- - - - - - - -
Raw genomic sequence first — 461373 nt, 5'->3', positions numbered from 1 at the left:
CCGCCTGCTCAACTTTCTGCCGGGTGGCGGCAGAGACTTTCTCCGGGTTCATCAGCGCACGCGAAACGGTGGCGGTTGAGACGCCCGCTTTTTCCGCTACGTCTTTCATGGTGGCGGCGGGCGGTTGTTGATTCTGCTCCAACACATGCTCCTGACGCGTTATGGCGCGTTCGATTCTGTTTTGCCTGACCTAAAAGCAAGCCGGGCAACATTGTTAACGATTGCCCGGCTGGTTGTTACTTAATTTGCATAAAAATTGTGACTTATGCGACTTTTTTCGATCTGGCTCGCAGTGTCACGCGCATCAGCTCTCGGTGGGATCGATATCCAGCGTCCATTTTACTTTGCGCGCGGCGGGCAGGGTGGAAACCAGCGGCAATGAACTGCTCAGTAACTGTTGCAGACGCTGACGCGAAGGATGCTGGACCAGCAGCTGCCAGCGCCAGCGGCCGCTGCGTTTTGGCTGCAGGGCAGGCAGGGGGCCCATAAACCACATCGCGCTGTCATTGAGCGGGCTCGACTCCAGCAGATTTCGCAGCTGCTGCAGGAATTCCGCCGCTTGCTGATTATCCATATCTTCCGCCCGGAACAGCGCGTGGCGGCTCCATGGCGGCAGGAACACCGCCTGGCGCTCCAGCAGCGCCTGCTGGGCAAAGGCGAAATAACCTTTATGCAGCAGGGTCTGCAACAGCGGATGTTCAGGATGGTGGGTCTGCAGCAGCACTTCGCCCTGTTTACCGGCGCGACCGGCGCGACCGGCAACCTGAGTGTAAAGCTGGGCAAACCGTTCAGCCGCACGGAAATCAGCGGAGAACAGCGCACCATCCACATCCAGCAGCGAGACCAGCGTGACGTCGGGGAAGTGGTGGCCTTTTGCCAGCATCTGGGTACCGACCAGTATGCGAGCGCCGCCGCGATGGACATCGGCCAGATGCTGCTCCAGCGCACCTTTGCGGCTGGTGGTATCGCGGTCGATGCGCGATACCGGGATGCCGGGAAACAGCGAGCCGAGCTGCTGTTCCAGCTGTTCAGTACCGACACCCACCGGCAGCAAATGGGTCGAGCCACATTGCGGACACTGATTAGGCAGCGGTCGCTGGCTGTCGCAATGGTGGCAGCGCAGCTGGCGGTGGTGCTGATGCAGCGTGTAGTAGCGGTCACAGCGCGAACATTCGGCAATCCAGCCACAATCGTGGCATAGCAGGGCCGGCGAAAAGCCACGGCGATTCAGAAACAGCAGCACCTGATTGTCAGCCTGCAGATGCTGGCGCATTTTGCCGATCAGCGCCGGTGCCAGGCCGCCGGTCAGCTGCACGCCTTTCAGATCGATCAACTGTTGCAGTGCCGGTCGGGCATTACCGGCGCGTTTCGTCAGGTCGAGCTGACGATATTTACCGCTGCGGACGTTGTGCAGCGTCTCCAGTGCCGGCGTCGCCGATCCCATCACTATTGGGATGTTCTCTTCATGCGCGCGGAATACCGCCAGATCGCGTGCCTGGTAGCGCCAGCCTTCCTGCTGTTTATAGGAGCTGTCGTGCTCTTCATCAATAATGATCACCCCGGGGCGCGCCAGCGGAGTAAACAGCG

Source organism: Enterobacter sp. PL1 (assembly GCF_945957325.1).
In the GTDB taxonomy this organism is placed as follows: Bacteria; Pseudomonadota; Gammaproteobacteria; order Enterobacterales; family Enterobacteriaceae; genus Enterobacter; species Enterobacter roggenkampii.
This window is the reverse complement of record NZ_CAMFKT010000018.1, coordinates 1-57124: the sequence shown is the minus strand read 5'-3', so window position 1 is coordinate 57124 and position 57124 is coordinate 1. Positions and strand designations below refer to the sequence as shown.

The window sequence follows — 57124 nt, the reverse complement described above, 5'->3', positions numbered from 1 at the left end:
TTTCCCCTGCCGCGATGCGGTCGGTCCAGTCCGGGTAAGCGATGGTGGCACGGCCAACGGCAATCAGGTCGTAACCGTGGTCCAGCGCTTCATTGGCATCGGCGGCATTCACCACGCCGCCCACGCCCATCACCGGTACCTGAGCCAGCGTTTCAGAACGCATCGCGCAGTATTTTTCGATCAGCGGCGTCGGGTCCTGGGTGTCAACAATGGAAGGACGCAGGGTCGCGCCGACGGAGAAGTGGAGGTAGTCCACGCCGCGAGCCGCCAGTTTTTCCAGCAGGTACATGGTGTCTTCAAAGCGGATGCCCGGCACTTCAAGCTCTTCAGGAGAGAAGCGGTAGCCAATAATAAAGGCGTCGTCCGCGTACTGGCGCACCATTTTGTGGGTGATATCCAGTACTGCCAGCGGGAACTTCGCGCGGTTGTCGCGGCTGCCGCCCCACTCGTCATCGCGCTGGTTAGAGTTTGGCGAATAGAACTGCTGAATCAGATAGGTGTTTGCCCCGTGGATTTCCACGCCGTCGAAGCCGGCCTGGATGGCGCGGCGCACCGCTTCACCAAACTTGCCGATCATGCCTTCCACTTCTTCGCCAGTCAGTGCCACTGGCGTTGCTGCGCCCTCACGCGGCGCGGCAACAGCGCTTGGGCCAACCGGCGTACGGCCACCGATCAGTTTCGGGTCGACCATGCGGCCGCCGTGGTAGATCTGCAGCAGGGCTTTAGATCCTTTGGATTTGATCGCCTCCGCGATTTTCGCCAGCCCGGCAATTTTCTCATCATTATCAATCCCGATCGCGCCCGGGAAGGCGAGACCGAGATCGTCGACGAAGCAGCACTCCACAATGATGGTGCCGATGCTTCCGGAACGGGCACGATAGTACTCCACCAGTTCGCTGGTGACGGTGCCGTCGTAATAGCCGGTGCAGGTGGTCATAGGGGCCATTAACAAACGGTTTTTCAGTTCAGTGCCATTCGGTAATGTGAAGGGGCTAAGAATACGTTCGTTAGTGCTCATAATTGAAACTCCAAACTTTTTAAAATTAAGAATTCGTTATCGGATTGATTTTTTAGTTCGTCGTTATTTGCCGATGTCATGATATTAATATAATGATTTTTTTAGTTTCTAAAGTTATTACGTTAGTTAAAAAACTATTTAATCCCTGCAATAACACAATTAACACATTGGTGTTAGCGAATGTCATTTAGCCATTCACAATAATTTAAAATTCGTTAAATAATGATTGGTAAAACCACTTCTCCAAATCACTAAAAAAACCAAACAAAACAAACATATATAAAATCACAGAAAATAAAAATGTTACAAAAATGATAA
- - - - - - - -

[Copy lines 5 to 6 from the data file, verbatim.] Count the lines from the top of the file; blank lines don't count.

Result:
This window is the reverse complement of record NZ_CAMFKT010000018.1, coordinates 1-57124: the sequence shown is the minus strand read 5'-3', so window position 1 is coordinate 57124 and position 57124 is coordinate 1. Positions and strand designations below refer to the sequence as shown.

The window sequence follows — 57124 nt, the reverse complement described above, 5'->3', positions numbered from 1 at the left end: